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Links That Defy Culture and Time

A museum finds that pre-colonial Africans and a modern American have more in common than it might seem.

November 19, 2000|SCARLET CHENG | Scarlet Cheng is a frequent contributor to Calendar

Last year, Mary Nooter Roberts, chief curator at the UCLA Fowler Museum of Cultural History, paid a visit to Jan and Richard Baum to view their collection of African art. There was an opening in the Fowler's exhibition calendar for the next fall, and Roberts was considering material from the Baums' collection for a show on her specialty, the art of Luba, a pre-colonial kingdom in what is now the Democratic Republic of the Congo.

But what electrified Roberts was something new--Los Angeles artist Alison Saar's "Chaos in the Kitchen," a larger-than-life-size bust of a woman, her skin made out of patterned tin and her head crowned with a jolted tangle of wire hair hiding a comb, a magnet, even a miniature Eiffel Tower. Roberts found it powerful in itself, but it also reminded her of the elaborate female coiffures depicted in Luba sculpture.

"I was just taken by this piece. I just loved it," Roberts recalls. "I began to think this might be an innovative way to talk about female image across cultures. Luba [art] is fascinating, but I thought it might have more relevance if it had a counterpart in American contemporary art."

In December, she invited Saar to lunch, and they showed each other photographs and slides--Roberts shared images of Luba art; Saar's were of her own works. "It was just amazing how many themes emerged in common," she says.

That compare-and-contrast meeting has now been made into an exhibition: "Body Politics: The Female Image in Luba Art and the Sculpture of Alison Saar," which just opened at the Fowler Museum.


Standing in the gallery at the Fowler, where the show is undergoing final touches, both Saar and Roberts want to be clear about what their dialogue has created.

The exhibition is not about establishing direct, cause-and-effect connections between Luba art, made in the 17th, 18th and 19th centuries by men, and Saar's turn-of-the-21st century works.

"We're not suggesting that just because [works] look alike that they are directly influenced," Roberts says. "Of course, it's not totally accidental. Alison's work is informed by African art, but she's not copying it. Her work is [also] informed by her experience as an American and an African American."

"I've always been interested in African art," Saar acknowledges. "I studied [it] while I was at Scripps College under Samella Lewis. It's definitely part of my vocabulary, and part of why I even make art, the idea of the art going beyond and having some impact on society and the spirit being imbued in it."

In formal terms, the works may be only indirectly related, but the exhibition strives to create the same jolt of recognition that intrigued Roberts. It interweaves 86 objects, placing them in thematic juxtapositions.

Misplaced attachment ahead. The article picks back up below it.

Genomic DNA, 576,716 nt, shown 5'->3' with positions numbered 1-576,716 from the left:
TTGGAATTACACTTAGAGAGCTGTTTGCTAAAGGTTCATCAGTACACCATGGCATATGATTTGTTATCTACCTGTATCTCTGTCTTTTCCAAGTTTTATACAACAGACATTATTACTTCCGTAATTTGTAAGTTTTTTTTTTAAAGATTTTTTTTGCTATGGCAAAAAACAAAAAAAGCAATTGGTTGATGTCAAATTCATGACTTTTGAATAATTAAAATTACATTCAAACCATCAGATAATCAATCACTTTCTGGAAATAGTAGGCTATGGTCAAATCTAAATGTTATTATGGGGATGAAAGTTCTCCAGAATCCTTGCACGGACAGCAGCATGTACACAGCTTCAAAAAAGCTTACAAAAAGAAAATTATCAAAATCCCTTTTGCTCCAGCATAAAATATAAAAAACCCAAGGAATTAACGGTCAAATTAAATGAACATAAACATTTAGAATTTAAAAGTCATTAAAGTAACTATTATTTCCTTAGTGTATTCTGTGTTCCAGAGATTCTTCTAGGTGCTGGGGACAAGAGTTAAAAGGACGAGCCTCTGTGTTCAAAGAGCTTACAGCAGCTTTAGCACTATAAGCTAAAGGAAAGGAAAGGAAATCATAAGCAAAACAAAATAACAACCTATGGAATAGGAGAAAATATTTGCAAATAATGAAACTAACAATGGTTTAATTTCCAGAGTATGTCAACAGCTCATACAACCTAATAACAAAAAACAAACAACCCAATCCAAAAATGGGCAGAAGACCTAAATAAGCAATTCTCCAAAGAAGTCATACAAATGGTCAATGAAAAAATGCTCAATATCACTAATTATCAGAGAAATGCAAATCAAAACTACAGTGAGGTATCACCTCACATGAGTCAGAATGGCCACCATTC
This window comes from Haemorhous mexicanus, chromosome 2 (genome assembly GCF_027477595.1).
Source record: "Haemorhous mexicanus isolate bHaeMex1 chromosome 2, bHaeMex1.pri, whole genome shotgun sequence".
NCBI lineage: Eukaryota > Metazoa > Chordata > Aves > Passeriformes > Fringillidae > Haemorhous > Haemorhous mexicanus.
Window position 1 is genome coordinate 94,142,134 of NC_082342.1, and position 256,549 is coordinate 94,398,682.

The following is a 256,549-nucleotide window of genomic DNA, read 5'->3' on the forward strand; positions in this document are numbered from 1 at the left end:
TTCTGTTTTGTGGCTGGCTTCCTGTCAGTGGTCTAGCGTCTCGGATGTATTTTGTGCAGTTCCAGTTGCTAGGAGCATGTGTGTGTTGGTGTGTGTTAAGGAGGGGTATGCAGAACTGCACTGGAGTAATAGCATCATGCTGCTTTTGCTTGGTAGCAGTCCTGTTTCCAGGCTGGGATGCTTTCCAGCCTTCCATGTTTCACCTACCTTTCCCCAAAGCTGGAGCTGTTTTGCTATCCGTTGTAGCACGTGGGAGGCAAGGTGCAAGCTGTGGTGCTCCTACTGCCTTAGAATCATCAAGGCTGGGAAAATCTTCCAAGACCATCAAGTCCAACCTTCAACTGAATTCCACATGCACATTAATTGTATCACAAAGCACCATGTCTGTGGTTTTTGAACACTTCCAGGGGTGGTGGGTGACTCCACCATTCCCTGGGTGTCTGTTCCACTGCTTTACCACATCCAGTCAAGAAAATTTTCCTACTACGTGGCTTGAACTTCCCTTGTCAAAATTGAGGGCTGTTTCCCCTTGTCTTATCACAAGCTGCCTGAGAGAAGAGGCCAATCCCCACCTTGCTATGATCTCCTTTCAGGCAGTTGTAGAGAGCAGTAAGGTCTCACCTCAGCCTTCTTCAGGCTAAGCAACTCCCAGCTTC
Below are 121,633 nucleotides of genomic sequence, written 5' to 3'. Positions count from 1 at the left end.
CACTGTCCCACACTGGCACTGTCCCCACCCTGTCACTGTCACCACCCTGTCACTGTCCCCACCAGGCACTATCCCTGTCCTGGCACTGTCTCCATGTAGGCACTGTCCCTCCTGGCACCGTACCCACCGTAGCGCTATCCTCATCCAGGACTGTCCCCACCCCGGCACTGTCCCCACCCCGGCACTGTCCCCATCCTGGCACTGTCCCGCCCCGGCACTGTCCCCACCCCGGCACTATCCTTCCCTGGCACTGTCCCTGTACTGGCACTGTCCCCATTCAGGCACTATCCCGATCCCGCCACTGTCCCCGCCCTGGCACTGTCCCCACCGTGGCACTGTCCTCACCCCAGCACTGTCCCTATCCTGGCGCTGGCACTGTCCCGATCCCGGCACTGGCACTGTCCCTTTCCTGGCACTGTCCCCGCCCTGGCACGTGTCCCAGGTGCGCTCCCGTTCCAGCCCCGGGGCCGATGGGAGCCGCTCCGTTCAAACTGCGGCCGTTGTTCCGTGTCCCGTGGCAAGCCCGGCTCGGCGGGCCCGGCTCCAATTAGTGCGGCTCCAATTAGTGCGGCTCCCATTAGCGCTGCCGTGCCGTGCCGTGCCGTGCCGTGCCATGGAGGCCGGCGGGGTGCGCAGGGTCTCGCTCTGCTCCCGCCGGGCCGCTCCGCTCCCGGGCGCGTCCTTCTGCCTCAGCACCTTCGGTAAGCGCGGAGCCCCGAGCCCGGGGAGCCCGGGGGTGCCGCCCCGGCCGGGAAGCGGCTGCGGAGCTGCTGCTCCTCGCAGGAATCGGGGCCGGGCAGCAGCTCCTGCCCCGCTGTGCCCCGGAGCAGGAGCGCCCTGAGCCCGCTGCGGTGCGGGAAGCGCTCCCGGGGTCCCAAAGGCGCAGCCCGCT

For example, the pieces chosen to open the exhibition grapple with stereotypes and reality under the heading "Whose Body Is This." One is Saar's "Bain Froid," a near-life-size woman in a washtub, one arm tossed over her head, the other holding a towel over her shoulder. The other piece is a carved wood figure, a royal emblem with a complex coiffure, scarification at the belly, hands placed on either side of breasts.

According to Saar, "Bain Froid" is a deliberate response to romanticized, objectified portrayals of "native" women in Western art. Her bather, meant to depict a rural Southerner who has drawn water from a river for a cold bath, both partakes of the genre and confronts it. "Look at her, she's very tough," says Saar. "She has a certain defiance to her."

In the catalog that accompanies "Body Politics," Roberts explains that the Luba figure might give the same exotic impression as, say, Gaugin's females. "Westerners . . . perceive it in terms of the stereotype of sexuality and fertility," she points out, "without understanding [its] dual meanings."

Some of the organizing themes make more obvious connections. In "Working Women," all the artworks morph the female form into tools.

"A lot of Luba emblems are axes, staffs, scepters, stools," Roberts explains, "seemingly functional objects that always incorporate the female form." The tools are actually ceremonial, and female imagery is used because in Luba culture women represent power and spirituality.

Saar's "Working Women" pieces are also often about power, but she believes they're also about powerlessness. A woman grows out of a sledgehammer head ("Sledgehammer Mama"), or becomes a broom ("Clean Sweep") or a hoe ("Ho"), or her face merges with the bottom of an old cast-iron skillet.

The largest grouping in the Fowler show is "Bodies of Knowledge," which notes the emphasis on hair, breasts and skin scarification in Saar's work and Luba art.

Over the last decade, Saar has created many heads and full-body sculptures in which hair features prominently. There are variations on the theme of "Chaos in the Kitchen," in which objects and ideas are caught in a thicket of hair: In "Conked," a black woman is swallowing, perhaps drowning in, her own straightened hair.

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